That is to say -- the image will only look the way that I saw it (while painting it), if it's displayed on another monitor with the same gamma-curve. If I paint my artwork on a gamma-1.8 screen, and then view it on an sRGB screen, it will look different (because the original data was painted in the "gamma 1.8 space").
For this reason, it's common for games studios to buy expensive calibration equipment to make sure that all of their artists monitors are correctly calibrated to the sRGB curve. Edited by Hodgman

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Just wanted to clarify this one. For some reason, they have used "sRGB" to denote "linear color space" in DirectX and OpenGL, which are just two separate things.

Indeed, you can convert from linear to non-linear color spaces and vice-versa by using Gamma correction.

RGB color space by itself lacks any standard or definition, so sRGB was proposed as a standard, which is defined by specifying white point and three chromaticities. For instance, there is also Wide gamut RGB, Adobe RGB and so on.

Now, the conversion from one color space to another, where the color gamut is different, you would need to convert your initial color space to CIE XYZ by using linear transformation and then to the desired color space.

This is why it is simply wrong to call sRGB "linear" and non-sRGB "non-linear" and do the conversion between both using gamma correction. In reality, both typical RGB and sRGB may or may not be linear.

In fact, typically, you can assume that your RGB color space is actually linear. You don't need to voluntarily apply any gamma correction there. Since it lacks standard definition, you can simply assume that when you work with RGB, you work in sRGB, or in Adobe RGB - whatever your choice is. In order to properly standarize your color space, you would need to convert it to one of perceptually uniform (or supposedly) color spaces such as CIELAB, CIELUV, DIN99, ATD95, CIECAM, or at least CIE XYZ, which can actually represent all visible colors by human eye, unlike RGB, which is limited by triangle in CIE diagram.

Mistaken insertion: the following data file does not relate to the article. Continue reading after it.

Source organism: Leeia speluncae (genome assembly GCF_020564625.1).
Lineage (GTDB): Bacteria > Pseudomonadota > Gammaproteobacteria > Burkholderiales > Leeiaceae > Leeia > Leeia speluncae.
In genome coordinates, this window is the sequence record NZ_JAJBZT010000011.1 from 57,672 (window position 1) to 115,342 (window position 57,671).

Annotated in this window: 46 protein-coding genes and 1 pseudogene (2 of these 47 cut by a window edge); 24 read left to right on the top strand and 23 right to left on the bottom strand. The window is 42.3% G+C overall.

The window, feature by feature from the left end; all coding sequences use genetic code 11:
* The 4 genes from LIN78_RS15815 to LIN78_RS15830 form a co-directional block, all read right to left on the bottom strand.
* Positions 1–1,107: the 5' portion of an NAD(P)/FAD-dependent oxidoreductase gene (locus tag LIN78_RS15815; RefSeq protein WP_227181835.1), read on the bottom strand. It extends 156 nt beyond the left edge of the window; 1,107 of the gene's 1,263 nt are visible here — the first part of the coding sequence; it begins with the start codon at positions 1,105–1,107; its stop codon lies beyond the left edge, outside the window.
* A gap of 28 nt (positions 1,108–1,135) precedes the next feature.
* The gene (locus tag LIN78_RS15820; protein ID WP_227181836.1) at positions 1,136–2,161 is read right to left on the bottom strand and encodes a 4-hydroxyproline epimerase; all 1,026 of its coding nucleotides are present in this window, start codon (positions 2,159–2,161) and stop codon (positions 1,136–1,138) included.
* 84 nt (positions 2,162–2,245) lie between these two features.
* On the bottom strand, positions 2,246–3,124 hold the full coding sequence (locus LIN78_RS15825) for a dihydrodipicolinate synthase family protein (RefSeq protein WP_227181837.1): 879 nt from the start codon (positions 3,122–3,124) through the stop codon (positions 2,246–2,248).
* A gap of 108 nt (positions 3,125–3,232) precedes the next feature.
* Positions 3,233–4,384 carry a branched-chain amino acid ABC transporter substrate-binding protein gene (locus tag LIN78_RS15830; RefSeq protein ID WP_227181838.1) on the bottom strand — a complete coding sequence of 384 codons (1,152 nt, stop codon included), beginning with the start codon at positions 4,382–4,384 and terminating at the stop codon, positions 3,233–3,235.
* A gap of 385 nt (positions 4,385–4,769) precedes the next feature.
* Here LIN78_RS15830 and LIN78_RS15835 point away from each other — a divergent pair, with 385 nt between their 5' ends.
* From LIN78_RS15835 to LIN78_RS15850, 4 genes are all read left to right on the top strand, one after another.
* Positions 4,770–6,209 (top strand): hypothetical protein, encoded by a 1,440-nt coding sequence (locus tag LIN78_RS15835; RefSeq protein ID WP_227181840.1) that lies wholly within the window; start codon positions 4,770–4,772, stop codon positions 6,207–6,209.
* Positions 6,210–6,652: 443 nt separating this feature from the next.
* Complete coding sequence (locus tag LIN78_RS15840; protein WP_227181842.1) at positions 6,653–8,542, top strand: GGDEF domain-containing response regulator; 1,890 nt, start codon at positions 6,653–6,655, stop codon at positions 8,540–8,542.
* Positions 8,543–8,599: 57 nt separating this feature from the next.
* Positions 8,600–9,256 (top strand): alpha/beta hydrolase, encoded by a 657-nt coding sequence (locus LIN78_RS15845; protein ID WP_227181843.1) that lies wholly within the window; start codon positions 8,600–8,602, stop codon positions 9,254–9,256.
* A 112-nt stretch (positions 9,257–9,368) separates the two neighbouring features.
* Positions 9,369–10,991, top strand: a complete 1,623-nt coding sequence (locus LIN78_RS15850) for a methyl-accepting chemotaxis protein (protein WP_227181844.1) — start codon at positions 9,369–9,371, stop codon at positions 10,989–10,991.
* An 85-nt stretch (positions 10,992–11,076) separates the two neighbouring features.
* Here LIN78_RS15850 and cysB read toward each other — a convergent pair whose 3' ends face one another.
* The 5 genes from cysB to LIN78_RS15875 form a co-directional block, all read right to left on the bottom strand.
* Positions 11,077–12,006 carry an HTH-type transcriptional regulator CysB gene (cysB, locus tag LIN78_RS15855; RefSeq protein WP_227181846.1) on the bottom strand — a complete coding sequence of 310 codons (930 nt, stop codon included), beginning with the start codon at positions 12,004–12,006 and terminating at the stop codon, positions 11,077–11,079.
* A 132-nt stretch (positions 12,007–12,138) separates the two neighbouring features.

Now, the problem is that most LCD displays apply huge gamma correction to the input image. Not only that, they may also pre-process images and oversaturate them too. Why? To sell better since higher contrast and crispier images appear prettier, but in the end you receive a very distorted image. This is not your problem, it is a problem of display's manufacturers and vendors! You simply can't make an application that will predict all of the monitors out there, so it's their responsibility to generate final image as accurate as possible.

I don't know why they introduced "sRGB" into DirectX and OpenGL - after all, suposedly, you are already working in sRGB and it's display's job to properly represent input sRGB data so that output strictly conforms to sRGB, or any other standard. If you do gamma correction in your application - well, you still don't know how display is going to re-transform your image data, so in the end you may actually get less accurate results.

My guess is that they introduced so-called "sRGB" in APIs just for the hype of it, e.g.: "We can now store textures and front-buffer in gamma-adjusted format! WOW!" (like we couldn't do it back in 1969).

You may check some of the following bibliography to figure out more about different color spaces (you can see by the dates that this is a very studied topic, yet it seems that people making changes in DirectX/OpenGL standards regarding sRGB have never read them):

1. Poynton, Charles. Digital Video and HDTV Algorithms and Interfaces. Morgan Kaufmann, 2003.
2. Poynton, Charles. "Frequently-Asked Questions about Color." http://www.poynton.com/ColorFAQ.html
3. Hill, Francis S. Computer Graphics using OpenGL. Prentice Hall, 2000.
4. Hearn, Donald, and Pauline M. Baker. Computer Graphics, C Version. Prentice Hall, 1996.
5. Luo, Ronnier M., Guihua Cui, and Changjun Li. "Uniform Colour Spaces Based on CIECAM02 Colour Appearance Model." Color Research & Application (Wiley InterScience) 31, no. 4 (June 2006): 320-330.
6. Lindbloom, Bruce J. "Accurate Color Reproduction for Computer Graphics Applications." Computer Graphics 23, no. 3 (July 1989): 117-126.
7. Brewer, C. A. "Color Use Guidelines for Data Representation." Proceedings of the Section on Statistical Graphics. Alexandria VA: American Statistical Association, 1999. 55-60.
8. MacAdam, David L. "Visual Sensitivities to Color Differences in Daylight." (Journal of the Optical Society of America) 32, no. 5 (May 1942): 247-273.
9. Schanda, Janos. Colorimetry: Understanding the CIE system. Wiley Interscience, 2007.